Viewpoint: Mental health - leading by example

Insight editor and senior medico-legal adviser Dr Greg Dollman talks about the importance of taking the time to reflect on our own mental health while also providing support and care to others

  • Date: 26 January 2022

LONG overdue, mental health is no longer a taboo subject. Talking about it is encouraged.

Doctors have mental health needs too and recent campaigns such as Movember (focusing on men’s health issues during the month of November) and October’s World Mental Health Day (WMHD) are opportunities to pause and consider how to spread the word with colleagues, particularly by example.

Campaigns like these are more than just fleeting awareness exercises, they’re an opportunity to reflect on how to look after your own mental health while providing support and care to others.

Many authoritative organisations working with and for doctors encourage them to take care of their wellbeing. MDDUS is proud to work with these organisations to protect and improve support for doctors.

Increasing pressures

Compassion, commitment and conscientiousness are admirable personal and professional characteristics. They are also characteristics that make doctors vulnerable to the stresses that arise in their demanding roles. The increasing pressures on all healthcare services are readily apparent, and all too often doctors find themselves struggling.

MDDUS, a medical defence organisation founded by and for healthcare professionals, recognises the increasing demands doctors have faced in recent times, along with the challenges that the changing nature of healthcare brings. An MDDUS member survey during the height of the pandemic highlighted the heavy toll Covid-19 is taking on clinicians’ wellbeing and morale.

In my role as a medico-legal adviser, I have witnessed the mental health stresses that doctors face in everyday practice, and the significant impact these stresses can have on their professional and personal lives.

Their commitment to patients and the profession means that sometimes doctors neglect their own mental health and wellbeing. Working extended hours and cancelling holidays might appear to help tackle the seemingly endless workload, but the negative effects of this on both work-life balance and on health can be serious.

In a recent article on burnout, I urged doctors to stop, take stock and seek help with the issues they face. Do not just soldier on regardless. There is help available. For example, MDDUS has advice for doctors on improving their health and wellbeing, while the GMC lists a range of support services.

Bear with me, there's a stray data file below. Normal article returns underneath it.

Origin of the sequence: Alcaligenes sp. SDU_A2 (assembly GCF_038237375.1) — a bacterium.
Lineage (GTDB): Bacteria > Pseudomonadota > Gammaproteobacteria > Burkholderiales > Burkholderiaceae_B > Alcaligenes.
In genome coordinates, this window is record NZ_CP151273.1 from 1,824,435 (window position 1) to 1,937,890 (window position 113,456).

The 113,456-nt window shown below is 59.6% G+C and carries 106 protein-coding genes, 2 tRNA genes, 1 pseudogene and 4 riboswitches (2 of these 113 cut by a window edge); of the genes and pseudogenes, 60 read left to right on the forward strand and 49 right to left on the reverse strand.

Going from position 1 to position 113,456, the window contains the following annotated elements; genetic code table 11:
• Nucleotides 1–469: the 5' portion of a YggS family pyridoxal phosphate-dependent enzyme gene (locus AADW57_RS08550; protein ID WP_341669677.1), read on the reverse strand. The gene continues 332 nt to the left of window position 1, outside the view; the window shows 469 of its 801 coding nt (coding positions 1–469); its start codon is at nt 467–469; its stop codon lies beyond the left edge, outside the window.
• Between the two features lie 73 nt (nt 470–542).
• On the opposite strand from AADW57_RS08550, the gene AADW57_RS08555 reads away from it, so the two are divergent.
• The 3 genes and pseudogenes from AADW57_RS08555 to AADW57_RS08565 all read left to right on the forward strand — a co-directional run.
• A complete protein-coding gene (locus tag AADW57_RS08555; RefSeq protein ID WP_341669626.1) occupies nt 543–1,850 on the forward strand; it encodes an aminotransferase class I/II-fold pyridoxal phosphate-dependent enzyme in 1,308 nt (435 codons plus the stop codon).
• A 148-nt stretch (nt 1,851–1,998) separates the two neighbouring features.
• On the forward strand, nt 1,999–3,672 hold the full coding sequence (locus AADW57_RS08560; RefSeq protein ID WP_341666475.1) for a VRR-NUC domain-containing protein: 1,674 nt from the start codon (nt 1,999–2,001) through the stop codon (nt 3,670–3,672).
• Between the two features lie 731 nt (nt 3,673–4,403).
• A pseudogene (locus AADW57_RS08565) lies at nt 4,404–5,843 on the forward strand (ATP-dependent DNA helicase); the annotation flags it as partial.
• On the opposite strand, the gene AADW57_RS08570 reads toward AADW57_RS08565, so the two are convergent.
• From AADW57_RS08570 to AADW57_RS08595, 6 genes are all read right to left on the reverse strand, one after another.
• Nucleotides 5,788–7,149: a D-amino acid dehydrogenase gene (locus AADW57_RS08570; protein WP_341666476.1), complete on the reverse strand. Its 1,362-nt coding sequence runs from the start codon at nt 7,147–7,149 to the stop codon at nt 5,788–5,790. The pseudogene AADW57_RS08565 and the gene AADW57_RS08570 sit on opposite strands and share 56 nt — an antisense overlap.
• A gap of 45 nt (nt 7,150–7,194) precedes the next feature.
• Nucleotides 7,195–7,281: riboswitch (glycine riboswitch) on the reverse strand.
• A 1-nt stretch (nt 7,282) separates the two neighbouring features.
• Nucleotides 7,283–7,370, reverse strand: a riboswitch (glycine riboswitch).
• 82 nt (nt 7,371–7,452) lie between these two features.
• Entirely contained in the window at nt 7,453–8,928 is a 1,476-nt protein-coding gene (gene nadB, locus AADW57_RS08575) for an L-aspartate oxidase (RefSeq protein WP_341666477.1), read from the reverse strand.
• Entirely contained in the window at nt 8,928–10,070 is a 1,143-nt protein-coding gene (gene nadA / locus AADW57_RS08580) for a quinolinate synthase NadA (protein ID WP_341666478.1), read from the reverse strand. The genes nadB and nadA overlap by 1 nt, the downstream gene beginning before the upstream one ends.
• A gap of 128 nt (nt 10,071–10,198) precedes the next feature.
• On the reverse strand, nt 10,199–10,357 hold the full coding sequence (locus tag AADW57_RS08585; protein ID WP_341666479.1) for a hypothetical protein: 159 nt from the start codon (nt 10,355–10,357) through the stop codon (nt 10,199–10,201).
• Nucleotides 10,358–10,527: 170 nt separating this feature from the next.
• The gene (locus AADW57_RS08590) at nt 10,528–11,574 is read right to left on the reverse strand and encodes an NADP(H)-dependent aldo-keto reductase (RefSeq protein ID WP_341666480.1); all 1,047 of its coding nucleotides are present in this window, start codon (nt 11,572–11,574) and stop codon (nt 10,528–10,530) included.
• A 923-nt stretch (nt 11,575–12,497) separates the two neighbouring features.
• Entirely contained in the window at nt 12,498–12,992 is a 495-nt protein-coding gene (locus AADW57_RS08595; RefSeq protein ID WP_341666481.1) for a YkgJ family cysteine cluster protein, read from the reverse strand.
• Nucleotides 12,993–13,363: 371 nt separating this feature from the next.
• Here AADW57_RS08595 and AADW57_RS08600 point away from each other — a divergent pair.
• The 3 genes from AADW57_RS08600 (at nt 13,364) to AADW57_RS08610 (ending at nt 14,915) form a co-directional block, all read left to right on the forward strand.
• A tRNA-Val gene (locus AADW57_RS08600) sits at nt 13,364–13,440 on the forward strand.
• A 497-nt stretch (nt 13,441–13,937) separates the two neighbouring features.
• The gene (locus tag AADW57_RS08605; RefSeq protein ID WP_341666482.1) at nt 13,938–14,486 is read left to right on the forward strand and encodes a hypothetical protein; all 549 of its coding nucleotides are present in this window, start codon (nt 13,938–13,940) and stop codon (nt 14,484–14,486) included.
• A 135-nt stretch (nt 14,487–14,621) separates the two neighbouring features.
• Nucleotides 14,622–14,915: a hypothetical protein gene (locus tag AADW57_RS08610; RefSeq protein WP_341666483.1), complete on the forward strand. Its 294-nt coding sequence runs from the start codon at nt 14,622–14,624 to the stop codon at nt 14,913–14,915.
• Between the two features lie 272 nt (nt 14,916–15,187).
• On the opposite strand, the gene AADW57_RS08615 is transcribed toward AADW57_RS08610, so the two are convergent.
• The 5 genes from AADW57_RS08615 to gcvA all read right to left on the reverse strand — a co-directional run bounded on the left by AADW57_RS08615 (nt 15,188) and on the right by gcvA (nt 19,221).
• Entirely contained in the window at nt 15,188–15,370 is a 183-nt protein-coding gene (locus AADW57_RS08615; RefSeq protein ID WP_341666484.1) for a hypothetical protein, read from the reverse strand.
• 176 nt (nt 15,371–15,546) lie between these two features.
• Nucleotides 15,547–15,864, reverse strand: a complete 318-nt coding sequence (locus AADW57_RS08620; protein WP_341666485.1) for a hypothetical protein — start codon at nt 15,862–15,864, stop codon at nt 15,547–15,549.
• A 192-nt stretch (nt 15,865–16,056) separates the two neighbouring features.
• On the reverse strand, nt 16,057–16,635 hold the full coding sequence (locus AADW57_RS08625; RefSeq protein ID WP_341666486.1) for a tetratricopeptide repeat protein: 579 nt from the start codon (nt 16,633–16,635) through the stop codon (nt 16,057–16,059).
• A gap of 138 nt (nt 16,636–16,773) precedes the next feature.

Consideration should also be given to the support available for other issues, such as money difficulties or relationship problems.

Free support service for MDDUS members

Doctors often need extra support when their practice is under scrutiny, either as a result of a clinical incident or complaint, an inquest or inquiry process, or a disciplinary or regulatory investigation.

As well as providing our members with medico-legal advice and assistance, MDDUS has, in partnership with healthcare rm, developed a free and confidential health and wellbeing service called YourHalo: Emotional Wellbeing.

We recognise that concern about wellbeing is a theme that will not diminish unless all doctors are given the time, training and support to recover from the impact of the pandemic. It has never been more important for doctors to consider what they need to care for their mental wellbeing.

Professional duty

While some doctors might be reluctant to seek help for their own mental or physical health, it is important to bear in mind that all doctors have a professional duty to do so. The GMC, in its guidance Good medical practice, reminds doctors that they have a responsibility to ensure they are fit (in the health sense of the word) to practise. Doctors must be prepared to seek support if their difficulties could impact on patient safety.

Thinking about tomorrow

Campaigns such as WMHD and Movember are also an opportunity to consider what more needs to be done to promote mental health and improve access to care going forward.

Projects within the medical profession that look at the role of the doctor in the future and the challenges that lie ahead recognise the need to prioritise clinician wellbeing. While reflecting on your health and wellbeing today, you may wish to think also about tomorrow and what help you may need.

Patients and the profession need doctors of all specialties and their compassion, commitment and conscientiousness. Take the time to look after yourself – every day of the year.

Dr Greg Dollman, Insight editor and senior medico-legal adviser, MDDUS

This page was correct at the time of publication. Any guidance is intended as general guidance for members only. If you are a member and need specific advice relating to your own circumstances, please contact one of our advisers.

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